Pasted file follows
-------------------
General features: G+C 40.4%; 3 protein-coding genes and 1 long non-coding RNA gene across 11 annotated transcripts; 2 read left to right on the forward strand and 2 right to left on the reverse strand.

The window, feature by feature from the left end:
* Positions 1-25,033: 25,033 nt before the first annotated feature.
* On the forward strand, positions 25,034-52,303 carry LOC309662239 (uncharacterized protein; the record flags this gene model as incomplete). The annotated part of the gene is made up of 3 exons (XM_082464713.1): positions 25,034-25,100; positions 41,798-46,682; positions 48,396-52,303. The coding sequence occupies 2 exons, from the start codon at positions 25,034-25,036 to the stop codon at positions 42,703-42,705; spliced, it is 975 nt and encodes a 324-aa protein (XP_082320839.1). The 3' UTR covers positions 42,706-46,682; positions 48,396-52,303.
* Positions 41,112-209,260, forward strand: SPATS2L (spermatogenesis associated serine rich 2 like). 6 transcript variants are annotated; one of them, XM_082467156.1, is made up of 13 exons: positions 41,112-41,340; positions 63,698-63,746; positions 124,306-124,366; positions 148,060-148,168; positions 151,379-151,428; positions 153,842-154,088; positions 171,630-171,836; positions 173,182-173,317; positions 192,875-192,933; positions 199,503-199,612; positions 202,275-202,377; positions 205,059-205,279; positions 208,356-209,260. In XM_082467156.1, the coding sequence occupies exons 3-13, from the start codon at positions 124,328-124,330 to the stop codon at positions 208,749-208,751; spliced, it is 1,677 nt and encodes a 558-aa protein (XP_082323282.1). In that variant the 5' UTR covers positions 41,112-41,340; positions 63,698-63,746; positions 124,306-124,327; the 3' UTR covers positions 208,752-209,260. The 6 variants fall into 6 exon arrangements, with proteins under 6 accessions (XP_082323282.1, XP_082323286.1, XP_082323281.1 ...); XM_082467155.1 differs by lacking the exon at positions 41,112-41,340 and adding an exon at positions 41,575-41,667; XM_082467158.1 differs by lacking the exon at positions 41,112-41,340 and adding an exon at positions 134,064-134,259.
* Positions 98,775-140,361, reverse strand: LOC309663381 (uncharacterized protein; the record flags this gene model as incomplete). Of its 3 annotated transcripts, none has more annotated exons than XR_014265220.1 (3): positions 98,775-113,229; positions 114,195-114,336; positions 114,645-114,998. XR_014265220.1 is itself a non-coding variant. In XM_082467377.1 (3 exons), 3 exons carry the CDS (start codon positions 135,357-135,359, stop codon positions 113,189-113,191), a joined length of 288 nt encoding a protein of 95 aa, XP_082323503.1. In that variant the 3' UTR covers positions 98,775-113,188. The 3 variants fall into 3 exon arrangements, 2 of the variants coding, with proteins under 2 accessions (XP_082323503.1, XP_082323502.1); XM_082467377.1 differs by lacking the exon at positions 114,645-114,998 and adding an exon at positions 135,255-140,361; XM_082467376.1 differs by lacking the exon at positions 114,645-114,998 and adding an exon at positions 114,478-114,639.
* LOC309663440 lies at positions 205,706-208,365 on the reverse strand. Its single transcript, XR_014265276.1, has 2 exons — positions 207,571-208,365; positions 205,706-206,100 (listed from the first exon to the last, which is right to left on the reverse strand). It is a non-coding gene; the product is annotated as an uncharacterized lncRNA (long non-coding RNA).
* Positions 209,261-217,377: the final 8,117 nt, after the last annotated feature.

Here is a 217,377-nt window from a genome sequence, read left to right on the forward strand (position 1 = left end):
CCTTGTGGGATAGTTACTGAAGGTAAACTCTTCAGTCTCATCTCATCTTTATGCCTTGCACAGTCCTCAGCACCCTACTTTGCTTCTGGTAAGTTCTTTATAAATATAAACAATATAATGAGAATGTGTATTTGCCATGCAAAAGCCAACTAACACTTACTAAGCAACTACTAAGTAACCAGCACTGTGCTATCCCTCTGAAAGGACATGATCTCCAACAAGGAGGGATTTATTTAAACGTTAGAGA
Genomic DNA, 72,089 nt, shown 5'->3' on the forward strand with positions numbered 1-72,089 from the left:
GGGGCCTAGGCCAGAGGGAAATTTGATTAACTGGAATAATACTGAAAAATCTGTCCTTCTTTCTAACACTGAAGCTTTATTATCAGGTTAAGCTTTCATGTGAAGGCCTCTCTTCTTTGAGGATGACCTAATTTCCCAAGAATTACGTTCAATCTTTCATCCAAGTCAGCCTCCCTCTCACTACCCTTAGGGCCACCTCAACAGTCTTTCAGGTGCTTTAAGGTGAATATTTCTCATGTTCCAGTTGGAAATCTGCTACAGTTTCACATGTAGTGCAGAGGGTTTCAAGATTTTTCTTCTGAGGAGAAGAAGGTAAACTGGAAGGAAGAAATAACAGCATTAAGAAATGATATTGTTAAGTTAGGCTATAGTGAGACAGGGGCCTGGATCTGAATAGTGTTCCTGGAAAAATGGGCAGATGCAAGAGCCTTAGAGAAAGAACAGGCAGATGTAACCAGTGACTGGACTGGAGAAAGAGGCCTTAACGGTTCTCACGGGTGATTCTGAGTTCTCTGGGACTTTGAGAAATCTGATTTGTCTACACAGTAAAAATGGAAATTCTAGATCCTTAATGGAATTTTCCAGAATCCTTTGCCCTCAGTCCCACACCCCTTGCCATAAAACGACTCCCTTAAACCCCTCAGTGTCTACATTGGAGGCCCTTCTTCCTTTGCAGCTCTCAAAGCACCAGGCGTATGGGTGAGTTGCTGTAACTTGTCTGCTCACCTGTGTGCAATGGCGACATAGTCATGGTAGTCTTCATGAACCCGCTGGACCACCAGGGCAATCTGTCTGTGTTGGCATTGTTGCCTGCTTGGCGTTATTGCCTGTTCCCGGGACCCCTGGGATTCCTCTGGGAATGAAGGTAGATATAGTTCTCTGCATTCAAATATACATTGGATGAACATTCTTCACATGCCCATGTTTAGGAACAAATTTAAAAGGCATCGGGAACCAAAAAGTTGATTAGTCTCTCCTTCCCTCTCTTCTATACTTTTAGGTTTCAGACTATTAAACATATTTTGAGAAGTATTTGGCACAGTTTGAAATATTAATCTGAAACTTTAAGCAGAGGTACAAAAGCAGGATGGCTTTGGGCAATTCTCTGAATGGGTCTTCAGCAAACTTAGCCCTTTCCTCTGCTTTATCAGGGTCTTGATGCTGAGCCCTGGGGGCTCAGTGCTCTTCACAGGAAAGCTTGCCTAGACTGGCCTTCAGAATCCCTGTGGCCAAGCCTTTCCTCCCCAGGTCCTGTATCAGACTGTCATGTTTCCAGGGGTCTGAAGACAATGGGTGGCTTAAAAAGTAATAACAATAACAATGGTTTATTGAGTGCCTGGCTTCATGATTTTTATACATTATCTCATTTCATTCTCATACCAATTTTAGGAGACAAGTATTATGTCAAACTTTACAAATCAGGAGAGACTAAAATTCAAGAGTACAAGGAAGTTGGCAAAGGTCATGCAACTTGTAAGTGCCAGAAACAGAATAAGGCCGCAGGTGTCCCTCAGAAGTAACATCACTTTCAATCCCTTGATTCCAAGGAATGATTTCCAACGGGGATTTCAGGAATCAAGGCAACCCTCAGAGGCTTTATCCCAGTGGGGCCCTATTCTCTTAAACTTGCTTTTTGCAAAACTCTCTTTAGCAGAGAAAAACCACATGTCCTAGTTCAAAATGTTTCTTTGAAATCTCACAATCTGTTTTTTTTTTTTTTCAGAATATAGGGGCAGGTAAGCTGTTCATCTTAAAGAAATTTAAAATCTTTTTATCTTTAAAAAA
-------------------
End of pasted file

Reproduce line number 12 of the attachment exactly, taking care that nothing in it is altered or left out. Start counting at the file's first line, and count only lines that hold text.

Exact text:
GGGGCCTAGGCCAGAGGGAAATTTGATTAACTGGAATAATACTGAAAAATCTGTCCTTCTTTCTAACACTGAAGCTTTATTATCAGGTTAAGCTTTCATGTGAAGGCCTCTCTTCTTTGAGGATGACCTAATTTCCCAAGAATTACGTTCAATCTTTCATCCAAGTCAGCCTCCCTCTCACTACCCTTAGGGCCACCTCAACAGTCTTTCAGGTGCTTTAAGGTGAATATTTCTCATGTTCCAGTTGGAAATCTGCTACAGTTTCACATGTAGTGCAGAGGGTTTCAAGATTTTTCTTCTGAGGAGAAGAAGGTAAACTGGAAGGAAGAAATAACAGCATTAAGAAATGATATTGTTAAGTTAGGCTATAGTGAGACAGGGGCCTGGATCTGAATAGTGTTCCTGGAAAAATGGGCAGATGCAAGAGCCTTAGAGAAAGAACAGGCAGATGTAACCAGTGACTGGACTGGAGAAAGAGGCCTTAACGGTTCTCACGGGTGATTCTGAGTTCTCTGGGACTTTGAGAAATCTGATTTGTCTACACAGTAAAAATGGAAATTCTAGATCCTTAATGGAATTTTCCAGAATCCTTTGCCCTCAGTCCCACACCCCTTGCCATAAAACGACTCCCTTAAACCCCTCAGTGTCTACATTGGAGGCCCTTCTTCCTTTGCAGCTCTCAAAGCACCAGGCGTATGGGTGAGTTGCTGTAACTTGTCTGCTCACCTGTGTGCAATGGCGACATAGTCATGGTAGTCTTCATGAACCCGCTGGACCACCAGGGCAATCTGTCTGTGTTGGCATTGTTGCCTGCTTGGCGTTATTGCCTGTTCCCGGGACCCCTGGGATTCCTCTGGGAATGAAGGTAGATATAGTTCTCTGCATTCAAATATACATTGGATGAACATTCTTCACATGCCCATGTTTAGGAACAAATTTAAAAGGCATCGGGAACCAAAAAGTTGATTAGTCTCTCCTTCCCTCTCTTCTATACTTTTAGGTTTCAGACTATTAAACATATTTTGAGAAGTATTTGGCACAGTTTGAAATATTAATCTGAAACTTTAAGCAGAGGTACAAAAGCAGGATGGCTTTGGGCAATTCTCTGAATGGGTCTTCAGCAAACTTAGCCCTTTCCTCTGCTTTATCAGGGTCTTGATGCTGAGCCCTGGGGGCTCAGTGCTCTTCACAGGAAAGCTTGCCTAGACTGGCCTTCAGAATCCCTGTGGCCAAGCCTTTCCTCCCCAGGTCCTGTATCAGACTGTCATGTTTCCAGGGGTCTGAAGACAATGGGTGGCTTAAAAAGTAATAACAATAACAATGGTTTATTGAGTGCCTGGCTTCATGATTTTTATACATTATCTCATTTCATTCTCATACCAATTTTAGGAGACAAGTATTATGTCAAACTTTACAAATCAGGAGAGACTAAAATTCAAGAGTACAAGGAAGTTGGCAAAGGTCATGCAACTTGTAAGTGCCAGAAACAGAATAAGGCCGCAGGTGTCCCTCAGAAGTAACATCACTTTCAATCCCTTGATTCCAAGGAATGATTTCCAACGGGGATTTCAGGAATCAAGGCAACCCTCAGAGGCTTTATCCCAGTGGGGCCCTATTCTCTTAAACTTGCTTTTTGCAAAACTCTCTTTAGCAGAGAAAAACCACATGTCCTAGTTCAAAATGTTTCTTTGAAATCTCACAATCTGTTTTTTTTTTTTTTCAGAATATAGGGGCAGGTAAGCTGTTCATCTTAAAGAAATTTAAAATCTTTTTATCTTTAAAAAA